Scientists have mapped the temperatures at different layers of a fiery exoplanet's atmosphere and traced the amount and distribution of water vapour using Nasa's Hubble Space Telescope (HST).

Studying the glow from the turbulent planet WASP-43b, located 260 light-years away, using spectroscopy and by observing its rotation, they have been able to show exactly where and how much of water is present in its atmosphere.

They found the same amount of water as was expected for an object with the same chemical composition as our sun, throwing light on the planet's formation.

The observations show the exoplanet is a place of extremes, where winds move at the speed of sound and the day is as hot as 3,000°F (1,649°C) and night temperatures below 1,000°F (538°C).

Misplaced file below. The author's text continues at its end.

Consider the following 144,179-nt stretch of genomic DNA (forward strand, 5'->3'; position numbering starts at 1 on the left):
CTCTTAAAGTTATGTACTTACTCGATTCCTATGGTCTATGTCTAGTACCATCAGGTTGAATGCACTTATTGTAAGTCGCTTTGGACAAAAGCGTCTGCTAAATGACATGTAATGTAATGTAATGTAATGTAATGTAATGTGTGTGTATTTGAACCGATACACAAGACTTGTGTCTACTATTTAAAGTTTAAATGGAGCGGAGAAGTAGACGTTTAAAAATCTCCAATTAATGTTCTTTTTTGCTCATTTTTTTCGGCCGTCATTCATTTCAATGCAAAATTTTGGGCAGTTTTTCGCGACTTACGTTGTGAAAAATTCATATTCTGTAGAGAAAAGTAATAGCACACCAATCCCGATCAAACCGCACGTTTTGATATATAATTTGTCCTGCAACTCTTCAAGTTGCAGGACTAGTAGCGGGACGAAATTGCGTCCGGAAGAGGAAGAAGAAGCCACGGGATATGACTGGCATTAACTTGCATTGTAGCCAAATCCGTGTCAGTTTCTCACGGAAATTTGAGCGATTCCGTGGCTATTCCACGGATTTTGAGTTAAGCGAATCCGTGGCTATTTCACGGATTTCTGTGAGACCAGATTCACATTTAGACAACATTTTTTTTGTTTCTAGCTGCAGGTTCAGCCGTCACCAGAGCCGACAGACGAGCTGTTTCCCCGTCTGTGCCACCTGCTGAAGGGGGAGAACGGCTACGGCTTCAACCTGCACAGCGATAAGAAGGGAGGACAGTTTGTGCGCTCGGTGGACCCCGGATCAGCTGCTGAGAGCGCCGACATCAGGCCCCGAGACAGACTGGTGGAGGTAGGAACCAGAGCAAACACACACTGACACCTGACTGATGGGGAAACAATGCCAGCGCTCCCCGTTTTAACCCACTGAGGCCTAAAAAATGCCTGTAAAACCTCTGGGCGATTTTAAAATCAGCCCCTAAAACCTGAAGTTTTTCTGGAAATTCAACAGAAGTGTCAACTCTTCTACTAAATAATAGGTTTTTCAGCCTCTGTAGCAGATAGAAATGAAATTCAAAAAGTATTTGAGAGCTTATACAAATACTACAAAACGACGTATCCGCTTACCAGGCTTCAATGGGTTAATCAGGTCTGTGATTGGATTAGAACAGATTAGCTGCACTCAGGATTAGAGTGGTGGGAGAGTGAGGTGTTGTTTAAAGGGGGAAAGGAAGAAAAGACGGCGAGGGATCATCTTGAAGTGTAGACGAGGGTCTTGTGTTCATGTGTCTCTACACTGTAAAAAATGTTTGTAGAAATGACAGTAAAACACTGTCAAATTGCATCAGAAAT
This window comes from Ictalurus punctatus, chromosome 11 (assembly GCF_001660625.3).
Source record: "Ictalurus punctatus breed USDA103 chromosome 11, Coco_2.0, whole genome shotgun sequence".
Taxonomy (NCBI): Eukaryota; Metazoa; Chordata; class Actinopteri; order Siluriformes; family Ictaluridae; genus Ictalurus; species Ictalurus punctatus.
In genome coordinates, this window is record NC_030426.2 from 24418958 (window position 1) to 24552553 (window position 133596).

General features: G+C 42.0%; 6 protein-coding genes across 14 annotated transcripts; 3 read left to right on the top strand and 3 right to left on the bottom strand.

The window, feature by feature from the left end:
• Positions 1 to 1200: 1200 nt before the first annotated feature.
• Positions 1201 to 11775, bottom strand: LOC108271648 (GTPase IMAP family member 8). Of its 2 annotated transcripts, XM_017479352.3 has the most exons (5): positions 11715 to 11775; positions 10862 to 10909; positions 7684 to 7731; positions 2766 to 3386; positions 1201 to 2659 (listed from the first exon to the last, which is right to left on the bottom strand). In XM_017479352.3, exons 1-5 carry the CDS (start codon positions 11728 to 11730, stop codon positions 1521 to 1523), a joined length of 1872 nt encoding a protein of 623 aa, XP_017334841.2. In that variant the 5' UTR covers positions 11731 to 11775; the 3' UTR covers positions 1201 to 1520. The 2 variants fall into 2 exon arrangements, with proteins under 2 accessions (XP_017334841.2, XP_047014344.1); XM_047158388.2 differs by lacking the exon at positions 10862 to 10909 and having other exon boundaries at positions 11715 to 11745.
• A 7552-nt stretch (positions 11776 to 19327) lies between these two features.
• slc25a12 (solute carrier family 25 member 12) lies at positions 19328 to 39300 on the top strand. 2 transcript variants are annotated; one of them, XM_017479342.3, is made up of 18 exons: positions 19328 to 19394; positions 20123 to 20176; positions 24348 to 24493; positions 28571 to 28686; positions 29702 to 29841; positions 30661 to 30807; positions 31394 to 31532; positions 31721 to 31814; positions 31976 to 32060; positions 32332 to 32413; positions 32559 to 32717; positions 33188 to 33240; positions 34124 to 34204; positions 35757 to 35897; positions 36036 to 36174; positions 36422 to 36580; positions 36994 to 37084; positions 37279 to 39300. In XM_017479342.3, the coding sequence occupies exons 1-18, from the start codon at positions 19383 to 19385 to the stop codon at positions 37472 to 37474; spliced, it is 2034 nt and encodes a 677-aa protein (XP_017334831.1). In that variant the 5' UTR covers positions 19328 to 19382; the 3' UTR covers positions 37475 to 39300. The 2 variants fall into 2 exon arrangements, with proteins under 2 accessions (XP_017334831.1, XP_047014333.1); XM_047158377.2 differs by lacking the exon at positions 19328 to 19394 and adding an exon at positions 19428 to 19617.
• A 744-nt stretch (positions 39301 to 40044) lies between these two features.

The planet which is very close to its orange dwarf star is so hot that all the water in its atmosphere is vaporised, says a Nasa release.

The steam planet

"Water is thought to play an important role in the formation of giant planets, since comet-like bodies bombard young planets, delivering most of the water and other molecules that we can observe," said Jonathan Fortney, a member of the team from the University of California, Santa Cruz.

Being a hot ball of predominantly hydrogen gas, there are no surface features on the planet, such as oceans or continents to track its rotation. What can be measured is the severe temperature difference between the day and night sides.

"These measurements have opened the door for new kinds of ways to compare the properties of different types of planets," said team leader Jacob Bean of the University of Chicago.

The planet is the same size as Jupiter – 11 times the size of Earth – but is nearly twice as dense. The planet being close to its star completes an orbit in just 19 hours.

The team next aims to make water-abundance measurements for different planets.

The results have been presented in two papers, one published online in Science Express and the other in The Astrophysical Journal Letters.